The outbreak of swine flu in Mexico City has turned the world's second largest city into a ghost town. Universities, schools, bars and shops are closed; those who venture out do so with a protective mask. Our Observers there give us their accounts.
The death toll in the country is now at 103 [only nine confirmed by the World Health Organisation] and at least 400 others have been hospitalised (according to the Mexican authorities). Today, residents in the capital await the mayor's decision on whether to shut down the city entirely.
"If this continues we could be facing serious problems"
Carine, 23, lives in Teotihuacan, near Mexico City, with her husband.
My husband's family owns a small hotel and spa. We've locked ourselves in, all nine of us. I haven't been out since Saturday. We haven't been given any specific guidelines about what to do, but the schools and even the churches are closed, so we prefer to take precautions. Most people are doing the same thing. They only go out to buy stuff from the shop, and always wear a mask. For now the situation's not disastrous; we've been watching the TV and for a few days the death toll hasn't risen so we're staying optimistic. If it continues however, we could be facing serious problems. May 1st is when we expect a lot of tourists."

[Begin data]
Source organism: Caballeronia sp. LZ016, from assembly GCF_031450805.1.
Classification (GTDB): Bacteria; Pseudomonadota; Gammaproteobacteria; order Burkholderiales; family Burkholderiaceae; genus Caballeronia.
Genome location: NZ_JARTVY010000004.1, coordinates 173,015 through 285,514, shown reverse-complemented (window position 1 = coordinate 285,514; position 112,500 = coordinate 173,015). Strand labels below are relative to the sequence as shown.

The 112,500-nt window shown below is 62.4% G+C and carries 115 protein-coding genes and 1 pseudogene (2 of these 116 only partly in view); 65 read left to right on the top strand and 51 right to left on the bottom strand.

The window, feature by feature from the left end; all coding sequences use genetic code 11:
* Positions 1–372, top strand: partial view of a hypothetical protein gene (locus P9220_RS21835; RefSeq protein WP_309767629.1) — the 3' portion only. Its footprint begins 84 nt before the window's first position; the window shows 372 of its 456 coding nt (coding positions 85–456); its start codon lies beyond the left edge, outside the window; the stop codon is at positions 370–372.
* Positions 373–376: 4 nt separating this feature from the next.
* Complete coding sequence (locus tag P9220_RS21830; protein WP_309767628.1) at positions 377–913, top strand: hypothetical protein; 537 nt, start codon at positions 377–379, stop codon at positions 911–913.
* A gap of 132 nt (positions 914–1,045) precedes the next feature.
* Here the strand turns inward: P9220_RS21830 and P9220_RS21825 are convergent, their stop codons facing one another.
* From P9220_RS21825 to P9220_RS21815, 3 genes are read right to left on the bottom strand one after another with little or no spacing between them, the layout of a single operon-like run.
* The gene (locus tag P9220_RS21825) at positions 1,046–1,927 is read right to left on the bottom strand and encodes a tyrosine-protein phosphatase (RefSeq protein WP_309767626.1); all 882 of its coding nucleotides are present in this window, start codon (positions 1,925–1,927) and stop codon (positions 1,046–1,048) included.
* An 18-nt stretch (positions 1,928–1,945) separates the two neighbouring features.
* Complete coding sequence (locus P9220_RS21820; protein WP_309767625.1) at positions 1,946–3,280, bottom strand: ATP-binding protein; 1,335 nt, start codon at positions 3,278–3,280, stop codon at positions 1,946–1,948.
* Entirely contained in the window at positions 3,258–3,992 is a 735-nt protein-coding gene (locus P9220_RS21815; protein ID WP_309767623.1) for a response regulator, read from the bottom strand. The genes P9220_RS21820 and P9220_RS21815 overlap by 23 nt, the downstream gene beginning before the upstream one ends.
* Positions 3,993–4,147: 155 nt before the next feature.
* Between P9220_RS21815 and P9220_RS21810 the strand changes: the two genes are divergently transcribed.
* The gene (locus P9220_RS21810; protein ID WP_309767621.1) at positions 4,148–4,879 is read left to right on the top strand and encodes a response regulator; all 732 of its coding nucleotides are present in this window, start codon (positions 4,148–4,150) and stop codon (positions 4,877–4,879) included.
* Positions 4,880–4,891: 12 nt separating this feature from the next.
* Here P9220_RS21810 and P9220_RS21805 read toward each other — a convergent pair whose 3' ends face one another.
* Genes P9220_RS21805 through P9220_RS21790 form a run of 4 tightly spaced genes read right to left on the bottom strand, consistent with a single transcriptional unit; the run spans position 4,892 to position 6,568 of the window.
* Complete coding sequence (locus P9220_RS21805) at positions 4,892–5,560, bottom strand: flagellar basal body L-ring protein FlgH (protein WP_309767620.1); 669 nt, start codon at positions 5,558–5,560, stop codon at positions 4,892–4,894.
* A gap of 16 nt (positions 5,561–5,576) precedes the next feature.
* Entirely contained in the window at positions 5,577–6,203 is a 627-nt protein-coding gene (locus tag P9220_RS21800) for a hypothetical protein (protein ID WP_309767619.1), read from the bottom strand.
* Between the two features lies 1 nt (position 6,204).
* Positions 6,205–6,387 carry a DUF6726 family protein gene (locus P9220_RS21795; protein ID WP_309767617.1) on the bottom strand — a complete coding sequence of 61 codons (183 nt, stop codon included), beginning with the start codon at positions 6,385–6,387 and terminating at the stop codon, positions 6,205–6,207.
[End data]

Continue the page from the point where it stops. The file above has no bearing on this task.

The deserted hotel.
"People were turning up to the hospital two or three days after falling sick instead of going immediately"
Gabriel Infante, 28, is one of our Observers from Mexico City. He's updating the situation on his blog.
The public health service, which most people rely on, is not very efficient. Many Mexican people prefer to avoid going to the doctor's when they're sick, and sort it out by themselves. That's why it seems to have become a problem. It's also said that one hospital turned down someone with the infection because they were too busy and dismissed it as a normal flu. Now the authorities say that even if you have a cold, go straight to hospital to have it checked out, and don't take medicine, because it could prevent the doctors from diagnosing you properly. Sadly, however, there aren't enough doctors. People here are very scared."
Soldiers and priests parade the streets